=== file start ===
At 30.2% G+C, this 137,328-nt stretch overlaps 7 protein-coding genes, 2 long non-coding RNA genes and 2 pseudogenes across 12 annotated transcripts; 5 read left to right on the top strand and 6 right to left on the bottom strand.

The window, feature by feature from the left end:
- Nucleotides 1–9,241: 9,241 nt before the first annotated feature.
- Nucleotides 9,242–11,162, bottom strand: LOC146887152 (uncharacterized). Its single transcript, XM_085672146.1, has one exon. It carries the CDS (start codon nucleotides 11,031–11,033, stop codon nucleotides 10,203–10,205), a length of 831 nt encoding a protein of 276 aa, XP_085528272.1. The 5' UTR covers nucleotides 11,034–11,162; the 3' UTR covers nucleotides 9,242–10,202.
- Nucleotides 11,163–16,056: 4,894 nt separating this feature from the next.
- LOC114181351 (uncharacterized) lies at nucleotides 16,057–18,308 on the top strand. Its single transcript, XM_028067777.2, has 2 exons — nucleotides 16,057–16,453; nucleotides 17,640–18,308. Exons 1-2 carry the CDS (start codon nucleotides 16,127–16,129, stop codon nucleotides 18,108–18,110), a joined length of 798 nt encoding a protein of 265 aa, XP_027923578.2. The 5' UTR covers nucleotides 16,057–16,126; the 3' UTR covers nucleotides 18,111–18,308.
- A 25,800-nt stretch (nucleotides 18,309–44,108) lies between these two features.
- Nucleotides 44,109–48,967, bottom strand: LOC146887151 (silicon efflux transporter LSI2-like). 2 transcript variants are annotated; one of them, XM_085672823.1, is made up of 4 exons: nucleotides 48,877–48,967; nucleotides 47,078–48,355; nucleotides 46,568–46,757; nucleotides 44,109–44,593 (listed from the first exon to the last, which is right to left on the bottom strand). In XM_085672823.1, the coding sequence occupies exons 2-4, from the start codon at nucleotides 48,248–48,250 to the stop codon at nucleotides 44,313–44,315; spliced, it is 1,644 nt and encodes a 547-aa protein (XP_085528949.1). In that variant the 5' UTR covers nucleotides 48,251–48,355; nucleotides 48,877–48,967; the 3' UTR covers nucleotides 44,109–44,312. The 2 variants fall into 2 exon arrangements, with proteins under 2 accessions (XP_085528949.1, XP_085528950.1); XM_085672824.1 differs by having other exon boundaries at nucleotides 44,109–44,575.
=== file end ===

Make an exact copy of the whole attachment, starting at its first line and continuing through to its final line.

At 30.2% G+C, this 137,328-nt stretch overlaps 7 protein-coding genes, 2 long non-coding RNA genes and 2 pseudogenes across 12 annotated transcripts; 5 read left to right on the top strand and 6 right to left on the bottom strand.

The window, feature by feature from the left end:
- Nucleotides 1–9,241: 9,241 nt before the first annotated feature.
- Nucleotides 9,242–11,162, bottom strand: LOC146887152 (uncharacterized). Its single transcript, XM_085672146.1, has one exon. It carries the CDS (start codon nucleotides 11,031–11,033, stop codon nucleotides 10,203–10,205), a length of 831 nt encoding a protein of 276 aa, XP_085528272.1. The 5' UTR covers nucleotides 11,034–11,162; the 3' UTR covers nucleotides 9,242–10,202.
- Nucleotides 11,163–16,056: 4,894 nt separating this feature from the next.
- LOC114181351 (uncharacterized) lies at nucleotides 16,057–18,308 on the top strand. Its single transcript, XM_028067777.2, has 2 exons — nucleotides 16,057–16,453; nucleotides 17,640–18,308. Exons 1-2 carry the CDS (start codon nucleotides 16,127–16,129, stop codon nucleotides 18,108–18,110), a joined length of 798 nt encoding a protein of 265 aa, XP_027923578.2. The 5' UTR covers nucleotides 16,057–16,126; the 3' UTR covers nucleotides 18,111–18,308.
- A 25,800-nt stretch (nucleotides 18,309–44,108) lies between these two features.
- Nucleotides 44,109–48,967, bottom strand: LOC146887151 (silicon efflux transporter LSI2-like). 2 transcript variants are annotated; one of them, XM_085672823.1, is made up of 4 exons: nucleotides 48,877–48,967; nucleotides 47,078–48,355; nucleotides 46,568–46,757; nucleotides 44,109–44,593 (listed from the first exon to the last, which is right to left on the bottom strand). In XM_085672823.1, the coding sequence occupies exons 2-4, from the start codon at nucleotides 48,248–48,250 to the stop codon at nucleotides 44,313–44,315; spliced, it is 1,644 nt and encodes a 547-aa protein (XP_085528949.1). In that variant the 5' UTR covers nucleotides 48,251–48,355; nucleotides 48,877–48,967; the 3' UTR covers nucleotides 44,109–44,312. The 2 variants fall into 2 exon arrangements, with proteins under 2 accessions (XP_085528949.1, XP_085528950.1); XM_085672824.1 differs by having other exon boundaries at nucleotides 44,109–44,575.